Jacobsen Zinfandel salt, made with Clif Family wine.
Netart, OR. — Would you believe the artisan salts that have taken the chef world by storm are made in this bare-bones facility?
Jacobsen Salt, the first company thought to harvest salt in the Pacific Northwest since Lewis & Clark, is beloved by such acclaimed chefs as Matthew Accarrino of SPQR in San Francisco, April Bloomfield of New York’s The Spotted Pig and The Breslin, and Chris Cosentino of Cockscomb in San Francisco, Acacia House in St. Helena, and Jackrabbit in Portland.
They love its big, light, crunchy flakes that have a clean, pureness of flavor.
The shed where the salt water from the bay is boiled.
Netarts Bay is just steps away.
Twelve employees run this operation 24-7 to produce 16,000 pounds of salt a month.
Although Jacobsen’s facility is not usually open to the public, Tom Gibson, director of coast operations for the company, was happy to give a tour to our small group of media a few weeks ago.
Unfiltered and with a nice burn down the throat.
When it comes to food, I am not a fan of blow-your-brains-out spiciness.
But when it comes to ginger beer, well, that’s another story.
When I was invited to try a sample of Brooklyn Crafted Extra Spicy Ginger Beer, that’s exactly what my response was.
The spicier the better, when it comes to my beloved ginger.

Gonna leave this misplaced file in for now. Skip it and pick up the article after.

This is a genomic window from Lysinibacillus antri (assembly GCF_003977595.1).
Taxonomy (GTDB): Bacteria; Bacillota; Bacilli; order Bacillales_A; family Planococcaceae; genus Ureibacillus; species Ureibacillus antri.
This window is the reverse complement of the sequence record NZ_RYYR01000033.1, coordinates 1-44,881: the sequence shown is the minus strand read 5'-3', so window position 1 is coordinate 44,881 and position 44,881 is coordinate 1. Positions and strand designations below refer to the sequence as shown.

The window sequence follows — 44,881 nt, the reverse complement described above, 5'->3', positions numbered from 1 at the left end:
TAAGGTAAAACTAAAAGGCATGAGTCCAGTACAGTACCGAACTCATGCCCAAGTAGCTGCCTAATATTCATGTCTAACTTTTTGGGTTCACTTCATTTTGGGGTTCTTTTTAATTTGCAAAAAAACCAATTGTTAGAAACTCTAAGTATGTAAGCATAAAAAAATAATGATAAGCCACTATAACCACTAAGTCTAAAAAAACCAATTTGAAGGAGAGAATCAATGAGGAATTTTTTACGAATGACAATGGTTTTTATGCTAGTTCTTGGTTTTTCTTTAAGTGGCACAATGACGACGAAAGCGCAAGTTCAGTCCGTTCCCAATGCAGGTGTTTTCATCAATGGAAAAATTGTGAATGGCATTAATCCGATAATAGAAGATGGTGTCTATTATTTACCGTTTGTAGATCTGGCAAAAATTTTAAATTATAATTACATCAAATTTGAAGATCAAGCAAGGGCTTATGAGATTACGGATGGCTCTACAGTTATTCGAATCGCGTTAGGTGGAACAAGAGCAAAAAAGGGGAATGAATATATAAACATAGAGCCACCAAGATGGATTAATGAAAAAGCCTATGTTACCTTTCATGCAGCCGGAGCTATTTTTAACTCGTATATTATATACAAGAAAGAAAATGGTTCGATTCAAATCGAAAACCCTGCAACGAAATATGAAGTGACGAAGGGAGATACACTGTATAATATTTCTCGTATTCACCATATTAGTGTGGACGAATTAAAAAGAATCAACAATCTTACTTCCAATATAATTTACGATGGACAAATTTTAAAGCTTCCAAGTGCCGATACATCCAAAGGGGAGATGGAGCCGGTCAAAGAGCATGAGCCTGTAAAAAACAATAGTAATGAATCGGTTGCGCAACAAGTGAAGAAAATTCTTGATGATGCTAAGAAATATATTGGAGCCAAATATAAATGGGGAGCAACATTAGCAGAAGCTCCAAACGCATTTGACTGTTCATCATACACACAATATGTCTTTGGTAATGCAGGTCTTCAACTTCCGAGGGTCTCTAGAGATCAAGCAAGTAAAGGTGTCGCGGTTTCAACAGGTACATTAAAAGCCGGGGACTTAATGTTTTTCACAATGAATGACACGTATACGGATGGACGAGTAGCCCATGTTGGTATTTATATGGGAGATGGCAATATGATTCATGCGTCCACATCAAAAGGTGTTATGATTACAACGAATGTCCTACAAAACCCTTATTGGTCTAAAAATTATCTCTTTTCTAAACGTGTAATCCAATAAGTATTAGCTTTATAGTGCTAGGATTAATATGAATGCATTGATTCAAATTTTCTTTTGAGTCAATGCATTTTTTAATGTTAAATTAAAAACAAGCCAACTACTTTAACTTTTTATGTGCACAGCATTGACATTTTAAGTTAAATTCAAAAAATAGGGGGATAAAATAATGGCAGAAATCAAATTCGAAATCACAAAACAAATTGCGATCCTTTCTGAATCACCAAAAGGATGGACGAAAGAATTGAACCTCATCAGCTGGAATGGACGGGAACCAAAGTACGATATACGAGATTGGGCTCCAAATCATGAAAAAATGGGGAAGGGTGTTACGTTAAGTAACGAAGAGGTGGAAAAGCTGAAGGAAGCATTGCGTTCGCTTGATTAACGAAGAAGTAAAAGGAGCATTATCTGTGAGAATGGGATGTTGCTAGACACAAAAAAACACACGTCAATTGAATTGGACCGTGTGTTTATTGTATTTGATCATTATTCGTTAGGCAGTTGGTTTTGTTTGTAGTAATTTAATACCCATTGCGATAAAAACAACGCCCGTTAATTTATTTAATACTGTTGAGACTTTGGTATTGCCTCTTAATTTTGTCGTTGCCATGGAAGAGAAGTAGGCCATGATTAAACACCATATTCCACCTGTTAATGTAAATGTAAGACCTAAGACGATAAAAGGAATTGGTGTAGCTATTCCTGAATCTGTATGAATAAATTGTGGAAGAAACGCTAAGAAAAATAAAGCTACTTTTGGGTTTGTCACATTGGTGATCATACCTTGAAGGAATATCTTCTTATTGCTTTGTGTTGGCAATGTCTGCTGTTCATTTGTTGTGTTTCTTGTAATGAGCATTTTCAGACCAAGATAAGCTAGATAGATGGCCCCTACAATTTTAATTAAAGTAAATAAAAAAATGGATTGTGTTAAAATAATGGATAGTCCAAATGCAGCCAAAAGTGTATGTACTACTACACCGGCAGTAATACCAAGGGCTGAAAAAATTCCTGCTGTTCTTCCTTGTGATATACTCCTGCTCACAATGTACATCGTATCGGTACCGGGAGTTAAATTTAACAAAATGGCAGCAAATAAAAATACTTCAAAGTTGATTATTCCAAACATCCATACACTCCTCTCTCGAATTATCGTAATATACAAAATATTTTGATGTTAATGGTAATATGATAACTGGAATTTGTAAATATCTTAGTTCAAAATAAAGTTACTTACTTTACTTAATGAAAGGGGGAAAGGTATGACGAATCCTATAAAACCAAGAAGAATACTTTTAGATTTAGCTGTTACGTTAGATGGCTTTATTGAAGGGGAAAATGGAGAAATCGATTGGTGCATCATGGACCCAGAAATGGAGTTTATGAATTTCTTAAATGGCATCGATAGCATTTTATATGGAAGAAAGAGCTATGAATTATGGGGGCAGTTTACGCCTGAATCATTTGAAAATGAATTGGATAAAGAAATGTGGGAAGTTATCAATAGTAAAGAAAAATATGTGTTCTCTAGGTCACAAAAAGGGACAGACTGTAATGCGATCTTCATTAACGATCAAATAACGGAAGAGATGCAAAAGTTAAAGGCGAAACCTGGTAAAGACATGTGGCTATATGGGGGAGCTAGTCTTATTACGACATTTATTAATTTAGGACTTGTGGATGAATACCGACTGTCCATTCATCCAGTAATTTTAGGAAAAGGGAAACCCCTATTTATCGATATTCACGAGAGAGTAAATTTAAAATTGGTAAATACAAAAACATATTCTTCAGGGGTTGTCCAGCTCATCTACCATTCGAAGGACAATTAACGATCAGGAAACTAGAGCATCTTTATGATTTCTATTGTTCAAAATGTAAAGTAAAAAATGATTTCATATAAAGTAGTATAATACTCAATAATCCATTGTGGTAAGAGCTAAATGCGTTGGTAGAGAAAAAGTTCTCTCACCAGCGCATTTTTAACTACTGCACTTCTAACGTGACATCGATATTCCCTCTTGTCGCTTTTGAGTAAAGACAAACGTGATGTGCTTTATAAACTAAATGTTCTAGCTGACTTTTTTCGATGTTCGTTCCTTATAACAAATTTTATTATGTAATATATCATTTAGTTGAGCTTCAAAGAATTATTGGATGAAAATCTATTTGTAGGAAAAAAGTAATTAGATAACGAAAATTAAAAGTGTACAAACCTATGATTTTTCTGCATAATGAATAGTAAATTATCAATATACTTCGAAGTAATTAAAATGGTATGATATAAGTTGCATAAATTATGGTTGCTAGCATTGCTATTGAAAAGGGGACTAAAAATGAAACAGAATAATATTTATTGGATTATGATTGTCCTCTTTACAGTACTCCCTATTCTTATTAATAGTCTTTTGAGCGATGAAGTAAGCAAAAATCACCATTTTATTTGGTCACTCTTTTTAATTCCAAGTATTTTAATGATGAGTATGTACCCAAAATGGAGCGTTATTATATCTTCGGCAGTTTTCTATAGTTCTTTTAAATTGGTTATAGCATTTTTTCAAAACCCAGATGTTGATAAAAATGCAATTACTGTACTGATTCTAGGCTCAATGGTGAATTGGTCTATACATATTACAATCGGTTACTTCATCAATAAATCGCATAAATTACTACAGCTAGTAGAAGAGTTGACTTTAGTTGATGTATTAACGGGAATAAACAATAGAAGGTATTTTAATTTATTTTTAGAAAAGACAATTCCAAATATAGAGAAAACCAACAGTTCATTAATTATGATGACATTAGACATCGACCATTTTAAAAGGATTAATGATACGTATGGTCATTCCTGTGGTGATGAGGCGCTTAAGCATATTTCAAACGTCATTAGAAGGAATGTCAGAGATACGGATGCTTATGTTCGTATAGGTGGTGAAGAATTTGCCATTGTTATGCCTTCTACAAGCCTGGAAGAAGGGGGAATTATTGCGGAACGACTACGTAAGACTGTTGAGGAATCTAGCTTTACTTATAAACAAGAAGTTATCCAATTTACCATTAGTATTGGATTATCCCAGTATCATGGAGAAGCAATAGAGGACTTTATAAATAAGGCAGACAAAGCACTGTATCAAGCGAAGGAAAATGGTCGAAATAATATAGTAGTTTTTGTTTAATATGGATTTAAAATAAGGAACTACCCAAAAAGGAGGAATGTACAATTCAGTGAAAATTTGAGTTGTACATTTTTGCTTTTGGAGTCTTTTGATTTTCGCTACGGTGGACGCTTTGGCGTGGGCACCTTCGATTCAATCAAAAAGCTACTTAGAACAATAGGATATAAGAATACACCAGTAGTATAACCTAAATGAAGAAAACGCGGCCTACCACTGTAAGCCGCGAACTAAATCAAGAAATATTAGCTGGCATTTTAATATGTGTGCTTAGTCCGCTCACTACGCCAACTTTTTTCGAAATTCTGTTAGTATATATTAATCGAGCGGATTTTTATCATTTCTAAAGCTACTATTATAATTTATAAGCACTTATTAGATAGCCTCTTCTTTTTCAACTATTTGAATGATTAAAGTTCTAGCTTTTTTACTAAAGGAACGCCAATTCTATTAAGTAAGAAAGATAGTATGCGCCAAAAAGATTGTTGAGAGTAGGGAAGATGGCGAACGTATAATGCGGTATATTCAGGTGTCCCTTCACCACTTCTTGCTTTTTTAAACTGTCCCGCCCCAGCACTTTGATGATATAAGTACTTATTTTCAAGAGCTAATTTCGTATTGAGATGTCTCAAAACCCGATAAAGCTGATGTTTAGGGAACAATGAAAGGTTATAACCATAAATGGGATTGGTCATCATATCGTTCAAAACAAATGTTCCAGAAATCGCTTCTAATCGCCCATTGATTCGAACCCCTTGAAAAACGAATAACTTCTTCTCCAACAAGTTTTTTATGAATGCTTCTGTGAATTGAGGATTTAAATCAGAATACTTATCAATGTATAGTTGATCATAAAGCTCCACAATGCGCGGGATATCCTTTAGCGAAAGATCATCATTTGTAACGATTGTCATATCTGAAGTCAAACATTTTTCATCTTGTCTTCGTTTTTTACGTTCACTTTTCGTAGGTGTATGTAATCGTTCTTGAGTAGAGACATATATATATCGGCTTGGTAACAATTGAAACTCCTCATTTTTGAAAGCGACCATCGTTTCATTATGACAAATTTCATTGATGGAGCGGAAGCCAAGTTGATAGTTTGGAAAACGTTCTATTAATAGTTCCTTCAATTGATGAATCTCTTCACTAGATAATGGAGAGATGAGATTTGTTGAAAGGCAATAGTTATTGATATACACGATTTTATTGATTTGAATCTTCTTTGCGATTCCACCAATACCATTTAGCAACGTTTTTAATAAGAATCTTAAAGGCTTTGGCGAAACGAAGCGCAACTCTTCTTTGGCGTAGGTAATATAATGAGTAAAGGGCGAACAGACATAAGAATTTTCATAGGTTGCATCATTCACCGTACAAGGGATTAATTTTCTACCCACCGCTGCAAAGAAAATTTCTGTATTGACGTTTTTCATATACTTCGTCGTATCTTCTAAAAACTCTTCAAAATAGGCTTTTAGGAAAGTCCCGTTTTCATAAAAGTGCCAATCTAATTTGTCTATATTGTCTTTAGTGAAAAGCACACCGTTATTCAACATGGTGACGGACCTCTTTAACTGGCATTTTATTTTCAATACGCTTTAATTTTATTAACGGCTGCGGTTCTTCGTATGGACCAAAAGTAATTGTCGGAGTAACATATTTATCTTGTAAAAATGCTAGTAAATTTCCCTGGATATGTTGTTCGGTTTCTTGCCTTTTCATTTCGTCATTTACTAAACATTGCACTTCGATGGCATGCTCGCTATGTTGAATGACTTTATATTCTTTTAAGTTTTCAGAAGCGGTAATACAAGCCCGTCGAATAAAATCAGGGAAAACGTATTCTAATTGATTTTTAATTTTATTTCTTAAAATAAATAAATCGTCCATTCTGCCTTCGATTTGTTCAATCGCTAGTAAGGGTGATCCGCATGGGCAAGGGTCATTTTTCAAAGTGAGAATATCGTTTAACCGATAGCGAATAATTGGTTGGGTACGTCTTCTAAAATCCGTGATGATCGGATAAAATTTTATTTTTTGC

Making a Bloody Mary at home is a breeze with SuckerPunch Gourmet mixes.
When David van Alphen launched his pickle-making business in Illinois in 2011, he wanted to give it a name that would convey the wallop of flavor he hoped to seal inside every jar.
Hence, SuckerPunch Gourmet was born.
Today, it makes not only pickles, but salsas and Bloody Mary mixes. I had a chance to try samples recently.
The Spicy Garlic Originals ($5.99 for a 24-ounce jar) is indeed the product that launched the company. Cut into thick slices, these are plenty garlicky, flavored with 15 spices including cloves and black peppercorns, and get a warm kick from arbol chiles. They are perfect tucked into a pastrami sandwich.
Raw cacao, cashews, a touch of sea salt, and cold-pressed coffee make up this Cashew Mocha.
Coffee So Good is coffee so nutty, too.
In the best of ways.
This organic cold brew coffee manages to be creamy while being vegan.
The secret is cashews.
The nuts provide the creaminess that milk or cream normally would. Each 10-ounce bottle has 160-180 calories, as well as 4 grams of protein, about 10 grams of fat, and about 9 grams of sugar from agave nectar, depending upon the flavor.
The Organic Coop, the country’s first USDA-certified fast food, joins the list of vendors this year at Levi’s Stadium.
Are you ready for the first preseason home game for the San Francisco 49ers this Saturday (against the Denver Broncos no less)?
Levi’s Stadium in Santa Clara sure is. This year, it’s added more food options. At a special media event yesterday, I had a chance to sample some of the new eats.
I also had the opportunity to tour the rooftop farm, the first of its kind in the NFL. Danielle York, wife of 49ers CEO Jed York, came up with the idea. It was such a success from the start that its original 4,000 square feet has swelled to 7,000 square feet. In the past year, the garden has provided nearly 2 tons of produce that was featured in dishes for private events crafted by stadium concessionaire Centerplate.
The greats on the wall at the BNY Melon Club West at Levi’s Stadium.
What will fans have a chance to nosh on this season?